Sport Cricket Cricket’s Big Three accused of trying to hijack game
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Cricket’s Big Three accused of trying to hijack game

Australia, India (and England) have been accused of a power grab.
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Two of Australia’s most senior and respected former cricket administrators have added their voice to an attack on the International Cricket Council’s proposal for cricket’s Big Three nations to be given greater say over the running of the game.

The trio concerned are India, Australia and England, who between them represent the game’s wealthiest nations.

The ICC are due to discuss the controversial plan – which has been drafted because of an apparent threat by India to withdraw from major global events unless there is radical reform of the ICC – in Dubai on Tuesday and Wednesday.

However, a growing number of respected former cricket chiefs have expressed their alarm at such moves, which would also include a two tier Test league, with Australia, India and England protected from relegation owing to their financial weight.

Pakistan’s former ICC president Ehsan Mani has written a letter of protest to the ICC, which has been co-signed by Australians Malcolm Speed and Malcolm Gray, who respectively once held positions as chief executive and president of the ICC. The letter says the proposal should be withdrawn.

Instead, he and the other signatories – which also include former West Indies captain Clive Lloyd – agreed the ICC needed to re-examine the conclusions of the 2012 Woolf Report into ICC governance, which recommended, among other things, an improvement in governance standards, the appointment of independent board directors and greater transparency.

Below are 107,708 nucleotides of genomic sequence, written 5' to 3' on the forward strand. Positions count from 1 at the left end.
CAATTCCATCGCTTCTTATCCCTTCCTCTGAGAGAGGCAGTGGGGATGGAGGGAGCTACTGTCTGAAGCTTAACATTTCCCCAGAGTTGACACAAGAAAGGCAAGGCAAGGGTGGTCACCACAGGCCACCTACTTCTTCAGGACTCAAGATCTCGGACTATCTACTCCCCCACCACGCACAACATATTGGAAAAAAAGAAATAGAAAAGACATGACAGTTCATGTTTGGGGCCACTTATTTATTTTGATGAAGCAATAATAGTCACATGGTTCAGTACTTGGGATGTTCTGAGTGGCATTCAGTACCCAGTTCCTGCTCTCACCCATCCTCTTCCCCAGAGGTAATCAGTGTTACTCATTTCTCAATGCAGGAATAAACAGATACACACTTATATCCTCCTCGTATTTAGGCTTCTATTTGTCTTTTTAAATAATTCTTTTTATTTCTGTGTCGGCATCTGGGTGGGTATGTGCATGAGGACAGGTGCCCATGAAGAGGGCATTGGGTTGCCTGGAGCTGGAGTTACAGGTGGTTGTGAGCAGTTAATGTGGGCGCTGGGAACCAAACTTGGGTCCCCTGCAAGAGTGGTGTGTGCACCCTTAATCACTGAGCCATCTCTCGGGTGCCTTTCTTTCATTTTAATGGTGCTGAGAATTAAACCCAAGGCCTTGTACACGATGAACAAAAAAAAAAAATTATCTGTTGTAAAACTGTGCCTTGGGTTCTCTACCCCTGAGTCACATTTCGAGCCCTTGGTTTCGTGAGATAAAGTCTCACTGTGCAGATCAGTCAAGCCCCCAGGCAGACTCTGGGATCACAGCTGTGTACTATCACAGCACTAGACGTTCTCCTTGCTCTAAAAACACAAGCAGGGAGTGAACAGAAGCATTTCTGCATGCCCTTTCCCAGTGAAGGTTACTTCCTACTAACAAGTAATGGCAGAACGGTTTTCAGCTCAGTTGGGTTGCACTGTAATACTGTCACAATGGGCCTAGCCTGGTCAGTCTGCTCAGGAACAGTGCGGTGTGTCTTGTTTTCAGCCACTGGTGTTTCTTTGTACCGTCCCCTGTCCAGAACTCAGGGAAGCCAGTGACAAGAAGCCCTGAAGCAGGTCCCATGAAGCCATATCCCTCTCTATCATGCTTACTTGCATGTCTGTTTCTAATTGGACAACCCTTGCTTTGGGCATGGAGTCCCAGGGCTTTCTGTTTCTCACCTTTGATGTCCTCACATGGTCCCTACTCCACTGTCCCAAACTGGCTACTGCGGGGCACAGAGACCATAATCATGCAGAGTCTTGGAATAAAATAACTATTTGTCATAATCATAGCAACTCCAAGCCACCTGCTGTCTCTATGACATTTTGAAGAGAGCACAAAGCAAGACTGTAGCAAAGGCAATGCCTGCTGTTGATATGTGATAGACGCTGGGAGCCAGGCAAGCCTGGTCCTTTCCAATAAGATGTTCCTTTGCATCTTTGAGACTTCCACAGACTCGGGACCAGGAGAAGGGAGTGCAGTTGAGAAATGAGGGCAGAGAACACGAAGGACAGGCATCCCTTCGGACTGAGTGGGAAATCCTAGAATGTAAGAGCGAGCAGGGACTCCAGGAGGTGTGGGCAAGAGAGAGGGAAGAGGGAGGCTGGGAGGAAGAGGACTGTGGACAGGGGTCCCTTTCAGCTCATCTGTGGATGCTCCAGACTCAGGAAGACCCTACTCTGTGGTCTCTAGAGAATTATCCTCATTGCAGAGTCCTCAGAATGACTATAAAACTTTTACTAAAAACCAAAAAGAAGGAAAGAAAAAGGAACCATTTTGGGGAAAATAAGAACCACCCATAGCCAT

Mani estimated that if the draft plan was given the thumbs up, the loss in projected revenue to Associate and Affiliate Members would be more than $US312 million ($A357 million), an amount that would instead be redistributed largely to the boards of India, Australia and England.

“The biggest gainers are BCCI (India), ECB (England) and CA (Australia),” Mani wrote. “In addition, ICC events for the period 2015-2023 will be held only in India, England and Australia.

“These Boards will receive hosting fees for the events in addition to the ICC distributions they propose. A point that also needs to be addressed is; why does BCCI need more money at the expense of other countries?

“The domestic and international media fees that BCCI receives from playing with other members are massive and underpin BCCI’s financial position. It is the richest cricket board in the world.

“If cricket is to grow and develop around the world more investment is required in the Associate & Affiliate countries, not less. The Associate & Affiliate countries represent some of the biggest economies in the world.

“If cricket could be established properly in the United States of America and China and become an Olympic sport, the ICC could double its revenues in real terms over the next 10-15 years. This requires vision and a less parochial approach.”

Ali Bacher, who was managing director of the then United Cricket Board (now Cricket South Africa) from 1991 to 2001 and tournament director of the 2003 Cricket World Cup in South Africa, added his powerful voice to those of Mani and Speed in arguing for a more prudent approach to be taken.

The 71-year-old former South African Test captain wrote a letter to present ICC president Alan Isaac saying that cricket risked being torn apart if the proposal went through.

“The Position Paper put forward by BCCI, ECB and CA if accepted would lead to division and strife in world cricket as never seen before,” he wrote.

“ICC member countries should never forget the animosity that existed particularly in the sub-continent and the Caribbean when England and Australia had veto rights prior to 1993.

“I am therefore associating myself with the sentiments expressed by former ICC President Mr Ehsan Mani in his critique of the position paper where he espoused the recommendations of the Woolf Review.”